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‘Paper House’ by Charlotte Brisland

The Tiger Who Visited

Sophia and her mummy were in the dining room having tea when there was a knock on the door. Sophia’s mummy said, “I wonder who that can be?” It can’t be the milkman because he came this morning. And it can’t be the boy from the grocer because this isn’t the day he comes. And it can’t be daddy because he’s got his key. Sophia’s mummy began to worry it was the awful neighbours next door who’d voted leave in the Brexit campaign. She also worried it might be members of the new far right socialist party who yelled persistently that immigration was dragging this country into the mud. Could it be the bailiffs finally catching up with her about that outstanding parking fine? Sophia’s mummy decided she did not want to answer the door at all but Sophia felt differently. Sophia loved it when new people came to visit, it could be anyone and that was exciting, just like receiving a neatly wrapped present. Sophia jumped up and answered the door before her mummy could say anything.

“Hello little girl, is your mummy at home?”

Sophia was too shocked to say anything. Right in front of her was a large and stripy tiger. The tiger stepped into the hallway. Sophia’s mummy, seeing a police badge on his upper left lapel, smiled nervously and let him into the dining room. Upon seeing the spread of cream cakes, pies and tea Sophia’s mummy had prepared for a charity fundraise, the tiger sat down and began to eat. He ate all the cakes on the plate and drank all the tea in the pot. Sophia thought the tiger was a lovely benign creature and began stroking his fur.

“Do you like my fur little girl?” enquired the tiger, who had no place talking at all, let alone inviting himself into their dining room and eating all their food. Sophia snuggled into his soft furry stomach while Sophia’s mummy did her upmost not to scream out in horror.

Next, the tiger leapt down from his chair and padded on all fours into the kitchen. Sophia followed him like the little lamb she was, holding onto his tail while he drank all the water in the tap and made a start on all the food in the cupboards.

Once there was absolutely nothing left in the whole house the tiger returned to the dining room and sat quietly at the table directly in front of Sophia’s mummy. Exhausted from watching the tiger drain them of all their resources, Sophia curled up with the tiger’s tail wrapped around her and fell asleep.

“She’s growing up,” the tiger said.

“Yes,” replied Sophia’s mummy to Sophia’s daddy. And then, “What exactly is it you want?”

“I don’t want anything at all, except to see my daughter again.”

“Well, you’ve seen her now. Perhaps you could leave.”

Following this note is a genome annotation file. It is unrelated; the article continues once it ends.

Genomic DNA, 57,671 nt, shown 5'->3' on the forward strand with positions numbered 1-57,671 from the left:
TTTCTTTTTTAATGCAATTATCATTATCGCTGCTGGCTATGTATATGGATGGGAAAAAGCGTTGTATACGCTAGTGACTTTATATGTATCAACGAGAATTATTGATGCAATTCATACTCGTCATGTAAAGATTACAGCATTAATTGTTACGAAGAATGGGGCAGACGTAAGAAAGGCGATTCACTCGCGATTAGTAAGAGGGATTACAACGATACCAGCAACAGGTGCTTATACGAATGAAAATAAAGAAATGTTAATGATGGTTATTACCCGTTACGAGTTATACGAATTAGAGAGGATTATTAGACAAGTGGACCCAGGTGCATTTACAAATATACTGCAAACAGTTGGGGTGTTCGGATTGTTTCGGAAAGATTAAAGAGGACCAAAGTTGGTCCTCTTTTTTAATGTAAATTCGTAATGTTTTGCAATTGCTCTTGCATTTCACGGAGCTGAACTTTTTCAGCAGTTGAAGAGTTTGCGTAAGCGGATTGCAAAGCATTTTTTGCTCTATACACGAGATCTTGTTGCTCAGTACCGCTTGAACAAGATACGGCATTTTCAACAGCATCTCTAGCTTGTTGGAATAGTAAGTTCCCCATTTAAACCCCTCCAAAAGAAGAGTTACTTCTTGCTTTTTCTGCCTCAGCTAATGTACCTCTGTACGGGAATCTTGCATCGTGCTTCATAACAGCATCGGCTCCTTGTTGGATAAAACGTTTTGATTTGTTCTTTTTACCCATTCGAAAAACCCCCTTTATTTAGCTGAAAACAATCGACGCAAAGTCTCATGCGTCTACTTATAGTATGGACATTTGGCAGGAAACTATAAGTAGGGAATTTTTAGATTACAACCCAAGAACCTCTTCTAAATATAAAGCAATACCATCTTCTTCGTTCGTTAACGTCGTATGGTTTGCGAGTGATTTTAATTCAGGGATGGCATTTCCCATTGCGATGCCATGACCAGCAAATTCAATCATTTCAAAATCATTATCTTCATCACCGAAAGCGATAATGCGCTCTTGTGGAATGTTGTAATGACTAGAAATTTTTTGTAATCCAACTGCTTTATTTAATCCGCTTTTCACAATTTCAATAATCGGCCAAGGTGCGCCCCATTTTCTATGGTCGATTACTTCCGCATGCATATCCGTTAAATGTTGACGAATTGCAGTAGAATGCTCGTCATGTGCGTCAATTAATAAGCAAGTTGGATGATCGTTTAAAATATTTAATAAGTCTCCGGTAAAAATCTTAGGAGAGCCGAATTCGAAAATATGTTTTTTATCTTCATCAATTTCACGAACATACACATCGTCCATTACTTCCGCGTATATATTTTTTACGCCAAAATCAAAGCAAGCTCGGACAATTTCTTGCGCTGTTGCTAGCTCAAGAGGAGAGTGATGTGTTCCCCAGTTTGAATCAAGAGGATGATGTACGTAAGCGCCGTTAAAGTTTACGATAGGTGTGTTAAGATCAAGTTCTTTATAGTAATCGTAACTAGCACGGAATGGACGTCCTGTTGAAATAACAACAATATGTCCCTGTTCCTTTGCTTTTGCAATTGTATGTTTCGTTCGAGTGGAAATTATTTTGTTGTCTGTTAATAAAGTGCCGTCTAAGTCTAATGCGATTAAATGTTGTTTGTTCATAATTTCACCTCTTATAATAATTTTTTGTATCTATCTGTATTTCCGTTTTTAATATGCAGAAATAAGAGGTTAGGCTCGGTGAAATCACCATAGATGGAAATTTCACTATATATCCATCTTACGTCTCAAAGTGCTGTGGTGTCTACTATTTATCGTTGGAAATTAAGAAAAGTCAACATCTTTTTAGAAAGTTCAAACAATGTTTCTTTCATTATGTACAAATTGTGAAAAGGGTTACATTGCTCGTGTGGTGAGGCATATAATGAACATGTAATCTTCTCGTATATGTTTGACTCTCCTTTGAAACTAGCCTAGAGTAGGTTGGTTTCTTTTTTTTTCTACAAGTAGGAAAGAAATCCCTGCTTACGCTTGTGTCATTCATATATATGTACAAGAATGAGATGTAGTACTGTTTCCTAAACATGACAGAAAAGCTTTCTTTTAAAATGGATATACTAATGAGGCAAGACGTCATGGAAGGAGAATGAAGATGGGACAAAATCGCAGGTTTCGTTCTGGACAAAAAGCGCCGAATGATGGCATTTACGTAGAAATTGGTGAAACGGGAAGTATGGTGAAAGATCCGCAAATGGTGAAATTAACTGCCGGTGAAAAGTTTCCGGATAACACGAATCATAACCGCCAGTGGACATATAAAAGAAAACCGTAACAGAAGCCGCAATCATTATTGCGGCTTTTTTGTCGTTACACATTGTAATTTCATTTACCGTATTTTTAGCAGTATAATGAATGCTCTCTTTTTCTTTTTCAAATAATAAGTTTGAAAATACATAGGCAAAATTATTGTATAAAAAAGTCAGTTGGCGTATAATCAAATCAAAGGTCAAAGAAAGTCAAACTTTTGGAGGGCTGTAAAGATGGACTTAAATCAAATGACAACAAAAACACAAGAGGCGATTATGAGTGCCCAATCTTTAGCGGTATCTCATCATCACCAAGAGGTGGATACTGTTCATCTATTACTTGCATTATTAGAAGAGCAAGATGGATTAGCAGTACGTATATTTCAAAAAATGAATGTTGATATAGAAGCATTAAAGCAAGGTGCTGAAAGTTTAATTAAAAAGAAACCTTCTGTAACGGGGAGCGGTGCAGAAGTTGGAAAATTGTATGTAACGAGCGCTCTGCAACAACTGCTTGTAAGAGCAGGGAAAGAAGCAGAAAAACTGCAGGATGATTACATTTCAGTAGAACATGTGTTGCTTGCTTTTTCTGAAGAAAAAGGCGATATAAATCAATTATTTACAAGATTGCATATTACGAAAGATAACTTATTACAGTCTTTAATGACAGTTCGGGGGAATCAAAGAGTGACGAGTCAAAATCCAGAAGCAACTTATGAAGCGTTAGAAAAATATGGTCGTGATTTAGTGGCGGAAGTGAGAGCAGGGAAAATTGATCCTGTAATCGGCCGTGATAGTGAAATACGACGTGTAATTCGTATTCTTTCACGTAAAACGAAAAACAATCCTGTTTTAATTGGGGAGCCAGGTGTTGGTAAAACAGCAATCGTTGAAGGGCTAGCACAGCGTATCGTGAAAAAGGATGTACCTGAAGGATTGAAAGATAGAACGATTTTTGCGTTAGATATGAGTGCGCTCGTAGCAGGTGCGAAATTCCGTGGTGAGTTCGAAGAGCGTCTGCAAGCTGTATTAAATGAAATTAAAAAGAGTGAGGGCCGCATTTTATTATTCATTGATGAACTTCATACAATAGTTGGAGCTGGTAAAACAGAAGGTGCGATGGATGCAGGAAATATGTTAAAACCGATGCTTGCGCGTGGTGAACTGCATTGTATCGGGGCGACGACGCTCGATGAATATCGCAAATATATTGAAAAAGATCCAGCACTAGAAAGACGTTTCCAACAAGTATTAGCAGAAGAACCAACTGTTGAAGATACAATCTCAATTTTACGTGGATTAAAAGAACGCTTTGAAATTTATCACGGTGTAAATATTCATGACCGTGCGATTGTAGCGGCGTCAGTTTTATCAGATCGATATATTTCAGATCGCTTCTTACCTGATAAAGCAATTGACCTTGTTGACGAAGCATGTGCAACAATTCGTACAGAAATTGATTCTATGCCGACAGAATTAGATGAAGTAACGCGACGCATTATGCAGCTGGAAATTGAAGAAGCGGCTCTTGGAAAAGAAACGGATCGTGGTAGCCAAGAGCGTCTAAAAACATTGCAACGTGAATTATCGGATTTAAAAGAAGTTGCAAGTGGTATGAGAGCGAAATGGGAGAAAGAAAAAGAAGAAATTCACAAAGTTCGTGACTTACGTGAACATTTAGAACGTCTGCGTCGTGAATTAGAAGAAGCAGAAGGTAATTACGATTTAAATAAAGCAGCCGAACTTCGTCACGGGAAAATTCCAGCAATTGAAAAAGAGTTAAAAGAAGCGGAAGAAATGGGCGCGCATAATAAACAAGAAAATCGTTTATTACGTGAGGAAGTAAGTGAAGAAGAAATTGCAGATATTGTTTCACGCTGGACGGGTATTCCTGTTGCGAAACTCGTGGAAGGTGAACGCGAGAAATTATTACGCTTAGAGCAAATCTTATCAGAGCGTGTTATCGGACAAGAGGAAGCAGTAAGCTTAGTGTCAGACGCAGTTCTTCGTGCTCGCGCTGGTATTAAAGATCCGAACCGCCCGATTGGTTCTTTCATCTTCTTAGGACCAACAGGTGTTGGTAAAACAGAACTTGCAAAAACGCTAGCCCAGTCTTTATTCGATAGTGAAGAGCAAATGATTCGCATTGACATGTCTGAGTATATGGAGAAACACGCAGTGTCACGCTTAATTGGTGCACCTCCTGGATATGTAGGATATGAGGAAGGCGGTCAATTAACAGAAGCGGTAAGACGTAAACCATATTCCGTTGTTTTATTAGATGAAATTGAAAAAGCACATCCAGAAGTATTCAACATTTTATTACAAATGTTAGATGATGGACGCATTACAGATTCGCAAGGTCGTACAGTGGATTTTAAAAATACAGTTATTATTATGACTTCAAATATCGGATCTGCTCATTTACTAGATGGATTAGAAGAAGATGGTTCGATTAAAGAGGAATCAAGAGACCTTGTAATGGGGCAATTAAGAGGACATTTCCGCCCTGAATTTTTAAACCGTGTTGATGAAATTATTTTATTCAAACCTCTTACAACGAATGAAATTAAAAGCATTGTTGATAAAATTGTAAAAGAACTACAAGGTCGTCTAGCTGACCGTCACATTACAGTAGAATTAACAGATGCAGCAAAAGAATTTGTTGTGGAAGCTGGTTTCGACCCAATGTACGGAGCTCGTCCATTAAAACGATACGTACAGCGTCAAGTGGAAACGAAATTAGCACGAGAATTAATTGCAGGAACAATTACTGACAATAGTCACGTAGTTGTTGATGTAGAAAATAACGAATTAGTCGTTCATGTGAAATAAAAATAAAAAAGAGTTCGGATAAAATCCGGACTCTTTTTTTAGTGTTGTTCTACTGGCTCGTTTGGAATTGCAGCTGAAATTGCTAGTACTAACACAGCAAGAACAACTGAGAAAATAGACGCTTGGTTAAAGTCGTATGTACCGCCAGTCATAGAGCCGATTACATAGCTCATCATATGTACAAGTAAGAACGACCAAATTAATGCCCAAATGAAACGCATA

“And why would I want to do that? I have a few things I need to ask you about.”

Sophia’s mummy glanced again at the police badge; the thick black lines formed a clear message.

“I’d say I was far from being done here, don’t you? It’s a nice tidy place you’ve got, done it up all pretty.” The tiger wriggled his shoulders and creased his nose, “Cosy”.

Sophia’s mummy, finding herself in an awkward position, thought quickly. The tiger, wild and rapacious, sat eyeing the curves and contours of his old conquest. She looked very lick-able indeed, plump and ripe for the picking. The child was exactly where he wanted her, entangled in his warm furry tail; he only needed to squeeze a little for her mummy to squeal like a plump, pink piggy. And this time he had a few more cards to play. They both knew she had nowhere to run. What could she do and where would she go? He’d already eaten half of her family and corrupted the other half. Was she going to run to the police? What a joke, he was the police! This time she was his for as long as he chose. The tiger grinned broadly and Sophia’s mummy smiled back.

“Thank you, that means a lot coming from you. It’s been a long time, hasn’t it? I’ve missed you.”

The tiger’s whiskers twitched. This was not what he’d been expecting. Complaints, a chase perhaps, he wished it, it would add flavour to his supper. What was she up to?

“I’ve missed you too, I’ve missed Sophia.” The tiger watched Sophia’s mummy carefully for a flicker of emotion, but saw none.

“I could show you around if you’d like? I know you’ve seen the kitchen already, so how about I show you upstairs?”

So, she’s finally come to her senses, thought the tiger as he sank comfortably among the quilts of her big brass bed. As she stroked his soft brightly coloured fur his ego mounted and she stroked that too. But the tiger failed to notice the very large and freshly sharpened kitchen knife she had hidden in her knickers. Swipe swipe went the blade. The tiger gasped as his giant member flew in an unnatural direction and gargled as his throat was swiftly cut from ear to ear. Sophia’s mummy wrapped the tiger in the bed sheets and rolled him along the corridor and down the stairs to the dicing machine where she threw him in. While he was turning into dog food, Sophia’s mummy used some Vanish powder on the blood stains and then put the sheets into a high wash.

Later on, Sophia’s daddy (or so Sophia thought) came home. As it was clear that Sophia’s mummy still hadn’t gotten round to the shopping, he suggested they all go out for dinner at the local café. Their very fat dog came along for his daily walk and they all had a lovely time.

When Sophia mentioned the tiger to her daddy later that evening, Sophia’s mummy stroked her little head and winked.

“You also had a very long sleep in the afternoon didn’t you darling?”

Sophia’s daddy laughed heartily and gave her a big hug.

Charlotte Brisland graduated in 2004 from the Royal College of Art. Brisland has exhibited internationally including Japan, Berlin, London and New York. Her work exists in private and public collections. She currently lives and works in her hometown of Portsmouth in the UK.


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